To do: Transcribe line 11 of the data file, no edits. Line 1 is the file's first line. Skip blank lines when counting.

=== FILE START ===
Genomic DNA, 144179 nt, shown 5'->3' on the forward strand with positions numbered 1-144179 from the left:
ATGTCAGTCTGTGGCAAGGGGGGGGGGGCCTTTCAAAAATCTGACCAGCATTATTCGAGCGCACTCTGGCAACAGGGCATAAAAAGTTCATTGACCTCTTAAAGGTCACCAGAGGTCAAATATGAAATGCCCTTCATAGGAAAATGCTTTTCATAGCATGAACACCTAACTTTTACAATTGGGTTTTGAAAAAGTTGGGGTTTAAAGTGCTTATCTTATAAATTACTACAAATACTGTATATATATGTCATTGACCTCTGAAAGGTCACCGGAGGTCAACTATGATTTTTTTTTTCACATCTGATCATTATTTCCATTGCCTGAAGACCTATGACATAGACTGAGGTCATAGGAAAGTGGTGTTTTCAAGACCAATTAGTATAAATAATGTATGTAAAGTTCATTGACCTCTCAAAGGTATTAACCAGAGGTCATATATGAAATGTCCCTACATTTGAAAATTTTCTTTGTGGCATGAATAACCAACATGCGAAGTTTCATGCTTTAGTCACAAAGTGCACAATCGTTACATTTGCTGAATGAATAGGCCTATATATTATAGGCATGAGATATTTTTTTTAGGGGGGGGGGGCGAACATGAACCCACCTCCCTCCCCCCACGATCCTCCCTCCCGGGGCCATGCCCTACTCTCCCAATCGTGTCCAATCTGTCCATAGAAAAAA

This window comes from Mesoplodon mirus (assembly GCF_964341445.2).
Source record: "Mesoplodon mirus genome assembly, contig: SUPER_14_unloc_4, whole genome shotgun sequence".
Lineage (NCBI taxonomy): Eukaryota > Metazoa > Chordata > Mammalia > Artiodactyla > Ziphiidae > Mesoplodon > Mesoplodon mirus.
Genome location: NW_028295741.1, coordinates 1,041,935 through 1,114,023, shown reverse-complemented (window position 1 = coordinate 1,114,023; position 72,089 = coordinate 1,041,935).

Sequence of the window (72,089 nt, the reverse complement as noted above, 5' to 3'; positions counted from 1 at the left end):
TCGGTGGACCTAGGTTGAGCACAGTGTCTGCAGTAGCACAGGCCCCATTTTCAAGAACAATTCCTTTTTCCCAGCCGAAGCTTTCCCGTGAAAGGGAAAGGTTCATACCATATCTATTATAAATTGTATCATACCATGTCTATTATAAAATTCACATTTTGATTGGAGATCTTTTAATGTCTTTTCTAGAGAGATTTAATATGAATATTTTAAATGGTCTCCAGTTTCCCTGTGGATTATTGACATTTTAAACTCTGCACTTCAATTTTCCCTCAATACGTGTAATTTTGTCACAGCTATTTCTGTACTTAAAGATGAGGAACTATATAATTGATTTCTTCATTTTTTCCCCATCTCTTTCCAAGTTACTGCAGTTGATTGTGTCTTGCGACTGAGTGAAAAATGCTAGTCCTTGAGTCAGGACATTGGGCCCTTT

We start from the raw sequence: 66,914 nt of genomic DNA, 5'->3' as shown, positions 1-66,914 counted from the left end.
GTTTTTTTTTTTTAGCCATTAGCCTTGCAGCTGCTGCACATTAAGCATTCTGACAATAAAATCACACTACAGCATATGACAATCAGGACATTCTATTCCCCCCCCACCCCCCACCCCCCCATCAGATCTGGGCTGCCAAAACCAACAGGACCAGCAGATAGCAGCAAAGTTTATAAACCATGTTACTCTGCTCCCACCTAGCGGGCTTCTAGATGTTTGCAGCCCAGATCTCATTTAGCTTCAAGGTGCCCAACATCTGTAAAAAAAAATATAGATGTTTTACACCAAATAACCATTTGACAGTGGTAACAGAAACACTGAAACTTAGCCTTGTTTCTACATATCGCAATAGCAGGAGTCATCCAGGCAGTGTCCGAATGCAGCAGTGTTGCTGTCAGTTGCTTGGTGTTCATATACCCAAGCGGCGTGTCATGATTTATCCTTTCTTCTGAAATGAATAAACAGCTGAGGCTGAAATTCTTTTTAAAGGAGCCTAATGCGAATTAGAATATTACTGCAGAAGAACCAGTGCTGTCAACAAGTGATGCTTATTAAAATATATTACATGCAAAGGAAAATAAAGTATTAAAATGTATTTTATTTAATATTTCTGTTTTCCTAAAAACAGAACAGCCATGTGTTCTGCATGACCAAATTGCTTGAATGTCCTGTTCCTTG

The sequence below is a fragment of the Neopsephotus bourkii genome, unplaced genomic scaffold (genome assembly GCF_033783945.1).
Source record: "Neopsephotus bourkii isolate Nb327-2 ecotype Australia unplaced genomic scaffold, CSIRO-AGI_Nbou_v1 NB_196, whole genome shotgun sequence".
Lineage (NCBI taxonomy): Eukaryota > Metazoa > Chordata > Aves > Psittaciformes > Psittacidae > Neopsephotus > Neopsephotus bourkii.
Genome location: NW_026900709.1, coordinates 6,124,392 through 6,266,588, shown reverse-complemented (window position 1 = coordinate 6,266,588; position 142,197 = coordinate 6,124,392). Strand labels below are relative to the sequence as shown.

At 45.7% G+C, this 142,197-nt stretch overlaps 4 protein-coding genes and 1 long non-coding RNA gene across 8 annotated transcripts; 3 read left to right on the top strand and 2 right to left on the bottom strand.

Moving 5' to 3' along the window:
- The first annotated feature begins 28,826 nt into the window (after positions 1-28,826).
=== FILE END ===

The sequence below is a fragment of the Neopsephotus bourkii genome, unplaced genomic scaffold (genome assembly GCF_033783945.1).